DWI in Clinical Practice

The detection of infarcted tissue and the delineation of hypoperfused tissue in a penumbral state that is at risk of infarction, is of paramount importance to guide the treatment of acute stroke. Computed tomography (CT) remains the most frequently applied image modality because of its broader availability. However, CT is mainly useful for the exclusion of intracerebral hemorrhage and rather insensitive for the detection of acute cerebral ischemia (Fiebach et al., 2002; Saur et al., 2003). CT detects net water increases, whereas DWI is sensitive to extra- to intracellular water shifts (Kucinski et al., 2002). Net water increases follow a slower time course (Schuier and Hossmann, 1980), while diffusion slowing is a process that occurs immediately after ischemic cell depolarization and is detected at about 60 s after cardiac arrest in a rat model (Huang et al., 1997; de Crespigny et al., 1999, 2001).

DWI in acute stroke has therefore become popular, since changes in proton self-diffusion are an early indicator of alterations in cellular homeostasis (Moseley et al., 1990a). Early experimental studies show, that DWI detects both the core and the penumbra of the evolving infarction, but is not able to differentiate between the two (Kohno et al., 1995). This is in line with further animal studies which showed that ischemic areas with ADC decreases may normalize, if the duration of the ischemia is not too long (Li et al., 2000), although ADC normalization does not necessarily indicate salvaged tissue (Neumann-Haefelin et al., 2000; Ringer et al., 2001).

Recent clinical studies have shown that ADC normalization occurs frequently in acute stroke patients with rapid recanalization, and that ischemic brain tissue with initially decreased ADC, especially within 3 h after stroke onset, may include ''tissue at risk'' (Fiehler et al., 2004). These observations of ADC normalizations have influenced the simplistic concept of the DWI/PWI mismatch as an indicator of irreversibly damaged tissue (DWI lesion) and the tissue-at-risk-of-infarction, the penumbral tissue. Additionally, the idea that the severity of the ADC decrease might be linearly linked to the likelihood of tissue recovery was refuted by studies which showed that even severely decreased ADC values may normalize in human stroke (Fiehler et al., 2002). Clearly, ADC normalization depends on the duration and severity of ischemia rather than the absolute value, as has been shown in previous experimental studies (Hoehn-Berlage et al., 1995; Kohno et al., 1995).

Although an ADC decrease in cerebral ischemia is not an absolute indicator of irreversible tissue damage, the DWI/PWI mismatch concept earns merit as an easy-to-apply method for the delineation of tissue-at-risk in acute ischemic stroke patients. Early detection of these alterations can dramatically impact treatment decisions and the therapeutic outcome for stroke victims (Lansberg et al., 2000; Thomalla et al., 2003). This is mainly because DWI is able to detect acute ischemic lesions within the ''window of opportunity'' for advanced stroke therapies, and promises to help reduce the extent and severity of ischemic damage in acute stroke victims (Rother, 2001; Rother et al., 2002). The clinical application has recently been described in a review of centers that routinely perform MRI screening of acute stroke patients before thrombolytic therapy (Hjort et al., 2005). An important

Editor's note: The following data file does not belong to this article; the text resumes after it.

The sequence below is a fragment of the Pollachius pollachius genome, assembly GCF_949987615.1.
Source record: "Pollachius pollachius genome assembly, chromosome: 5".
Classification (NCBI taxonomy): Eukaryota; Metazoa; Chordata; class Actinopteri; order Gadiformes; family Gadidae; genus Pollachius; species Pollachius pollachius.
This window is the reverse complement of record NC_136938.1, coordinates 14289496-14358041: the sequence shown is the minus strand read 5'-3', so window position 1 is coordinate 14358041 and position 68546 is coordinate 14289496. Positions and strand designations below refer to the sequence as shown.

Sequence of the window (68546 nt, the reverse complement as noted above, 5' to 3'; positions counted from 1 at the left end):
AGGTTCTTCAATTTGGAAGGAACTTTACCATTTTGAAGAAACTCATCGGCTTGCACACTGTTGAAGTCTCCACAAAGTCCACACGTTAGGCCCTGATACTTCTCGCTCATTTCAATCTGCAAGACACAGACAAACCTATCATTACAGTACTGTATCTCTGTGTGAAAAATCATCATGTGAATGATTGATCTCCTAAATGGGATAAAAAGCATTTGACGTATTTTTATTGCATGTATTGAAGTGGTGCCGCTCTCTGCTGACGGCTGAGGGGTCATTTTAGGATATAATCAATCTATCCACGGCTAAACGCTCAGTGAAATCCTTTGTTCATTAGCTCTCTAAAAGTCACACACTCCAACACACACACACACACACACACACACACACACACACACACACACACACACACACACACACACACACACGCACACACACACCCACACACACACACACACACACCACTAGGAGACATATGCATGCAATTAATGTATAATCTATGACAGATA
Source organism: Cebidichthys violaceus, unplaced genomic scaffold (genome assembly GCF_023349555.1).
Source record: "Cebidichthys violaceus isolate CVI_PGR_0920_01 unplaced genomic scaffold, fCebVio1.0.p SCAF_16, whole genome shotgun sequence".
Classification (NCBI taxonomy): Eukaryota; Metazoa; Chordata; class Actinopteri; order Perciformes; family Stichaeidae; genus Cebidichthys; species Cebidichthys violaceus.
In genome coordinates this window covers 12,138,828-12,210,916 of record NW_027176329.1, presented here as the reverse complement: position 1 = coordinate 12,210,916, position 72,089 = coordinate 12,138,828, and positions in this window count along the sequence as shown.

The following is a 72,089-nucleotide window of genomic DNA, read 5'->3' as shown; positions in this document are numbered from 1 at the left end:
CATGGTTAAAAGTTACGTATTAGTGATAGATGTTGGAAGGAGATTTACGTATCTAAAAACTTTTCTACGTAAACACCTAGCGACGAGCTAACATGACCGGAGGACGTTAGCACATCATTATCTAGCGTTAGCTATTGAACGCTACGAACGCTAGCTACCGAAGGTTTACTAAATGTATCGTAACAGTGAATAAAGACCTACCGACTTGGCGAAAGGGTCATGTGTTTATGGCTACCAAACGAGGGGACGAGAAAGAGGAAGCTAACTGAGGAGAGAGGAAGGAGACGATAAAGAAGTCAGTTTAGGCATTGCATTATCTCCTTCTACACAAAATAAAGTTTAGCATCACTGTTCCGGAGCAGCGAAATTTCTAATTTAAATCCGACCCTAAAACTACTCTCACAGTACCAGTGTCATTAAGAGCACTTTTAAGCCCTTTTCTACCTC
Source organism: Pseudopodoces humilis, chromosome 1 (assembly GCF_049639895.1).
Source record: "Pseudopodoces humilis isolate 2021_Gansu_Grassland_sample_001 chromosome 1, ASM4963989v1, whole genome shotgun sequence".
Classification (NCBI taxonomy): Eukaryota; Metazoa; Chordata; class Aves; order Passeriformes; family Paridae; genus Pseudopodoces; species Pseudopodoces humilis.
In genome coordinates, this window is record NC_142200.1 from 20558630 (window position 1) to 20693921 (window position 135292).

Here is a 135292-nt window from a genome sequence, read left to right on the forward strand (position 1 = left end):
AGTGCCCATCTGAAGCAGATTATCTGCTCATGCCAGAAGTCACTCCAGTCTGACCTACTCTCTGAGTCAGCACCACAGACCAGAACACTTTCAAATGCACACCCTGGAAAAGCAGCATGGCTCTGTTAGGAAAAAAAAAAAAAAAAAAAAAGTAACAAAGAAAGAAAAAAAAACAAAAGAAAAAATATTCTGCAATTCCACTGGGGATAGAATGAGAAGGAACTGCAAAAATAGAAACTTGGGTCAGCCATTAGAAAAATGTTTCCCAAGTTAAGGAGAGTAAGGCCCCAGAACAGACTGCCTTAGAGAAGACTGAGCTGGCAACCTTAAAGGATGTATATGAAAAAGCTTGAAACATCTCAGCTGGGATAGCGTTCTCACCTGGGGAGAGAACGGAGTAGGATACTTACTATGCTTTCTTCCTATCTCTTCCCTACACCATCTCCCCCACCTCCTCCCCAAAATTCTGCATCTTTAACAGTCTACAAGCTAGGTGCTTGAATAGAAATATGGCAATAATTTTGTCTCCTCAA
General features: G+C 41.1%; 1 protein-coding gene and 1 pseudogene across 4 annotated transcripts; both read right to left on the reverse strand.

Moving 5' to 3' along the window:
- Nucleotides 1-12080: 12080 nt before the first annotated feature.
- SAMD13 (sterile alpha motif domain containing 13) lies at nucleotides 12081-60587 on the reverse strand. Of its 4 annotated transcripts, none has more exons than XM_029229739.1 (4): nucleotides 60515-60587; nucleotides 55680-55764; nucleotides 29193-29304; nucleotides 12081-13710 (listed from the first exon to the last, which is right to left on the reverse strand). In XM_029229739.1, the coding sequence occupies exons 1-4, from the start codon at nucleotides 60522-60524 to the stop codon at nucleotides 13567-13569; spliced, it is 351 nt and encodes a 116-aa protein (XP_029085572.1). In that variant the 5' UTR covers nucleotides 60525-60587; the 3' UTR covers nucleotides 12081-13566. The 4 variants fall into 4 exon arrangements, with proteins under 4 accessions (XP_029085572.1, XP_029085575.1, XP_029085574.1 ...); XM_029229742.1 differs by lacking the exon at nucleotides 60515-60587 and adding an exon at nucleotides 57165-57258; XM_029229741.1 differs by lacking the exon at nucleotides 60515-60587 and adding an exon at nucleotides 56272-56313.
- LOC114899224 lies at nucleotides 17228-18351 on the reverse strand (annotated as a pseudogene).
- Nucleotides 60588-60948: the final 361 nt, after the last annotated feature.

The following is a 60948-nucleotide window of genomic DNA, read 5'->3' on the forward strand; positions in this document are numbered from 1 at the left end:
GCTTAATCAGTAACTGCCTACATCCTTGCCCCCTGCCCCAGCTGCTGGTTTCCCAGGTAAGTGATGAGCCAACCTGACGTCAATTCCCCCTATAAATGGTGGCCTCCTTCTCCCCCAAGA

Stroke Mri Dwi

Fig. 3.52. Two acute stroke patients (upper and lower rows, respectively) with onset of symptoms as early as 1.5 and 2 h before MR imaging. Both patients show a normal T2-weighted image, a diffusion slowing in DWI and ADC, a perfusion deficit in the territory of the middle cerebral artery (MCA), and a vessel occlusion in magnetic resonance angiography (MRA). While the first patient has a huge mismatch territory (PWI-DWI) and responds favorably to thrombolytic recanalization of the occluded MCA, the second patient shows a large diffusion lesion with negligible mismatch volume due to a carotid artery occlusion. The first patient recovered completely and had only a small striato-capsular infarction on follow-up MRI after 24 h, but the second patient developed malignant MCA infarction.

Fig. 3.52. Two acute stroke patients (upper and lower rows, respectively) with onset of symptoms as early as 1.5 and 2 h before MR imaging. Both patients show a normal T2-weighted image, a diffusion slowing in DWI and ADC, a perfusion deficit in the territory of the middle cerebral artery (MCA), and a vessel occlusion in magnetic resonance angiography (MRA). While the first patient has a huge mismatch territory (PWI-DWI) and responds favorably to thrombolytic recanalization of the occluded MCA, the second patient shows a large diffusion lesion with negligible mismatch volume due to a carotid artery occlusion. The first patient recovered completely and had only a small striato-capsular infarction on follow-up MRI after 24 h, but the second patient developed malignant MCA infarction.

step towards the future application of MRI in acute stroke management is the use of the DWI/PWI mismatch concept to select patients in an extended time window at 3 to 9 h after stroke onset in order to apply a new thrombolytic agent (Hacke et al., 2005).

The selection of stroke patients eligible for thrombolysis in an extended time window, and in patients with unknown stroke onset, is an emerging application of stroke MRI (Schellinger et al., 2003). The combination of DWI, PWI and MR angiography (MRA) - termed ''stroke MRI'' - has developed towards a clinical tool that is utilized by many stroke centers to define ''tissue at risk of infarction'' where there is a high likelihood of surviving the ischemic insult in case of timely reperfusion. Two typical examples of stroke MRI in acute stroke patients are illustrated in Figure 3.52.

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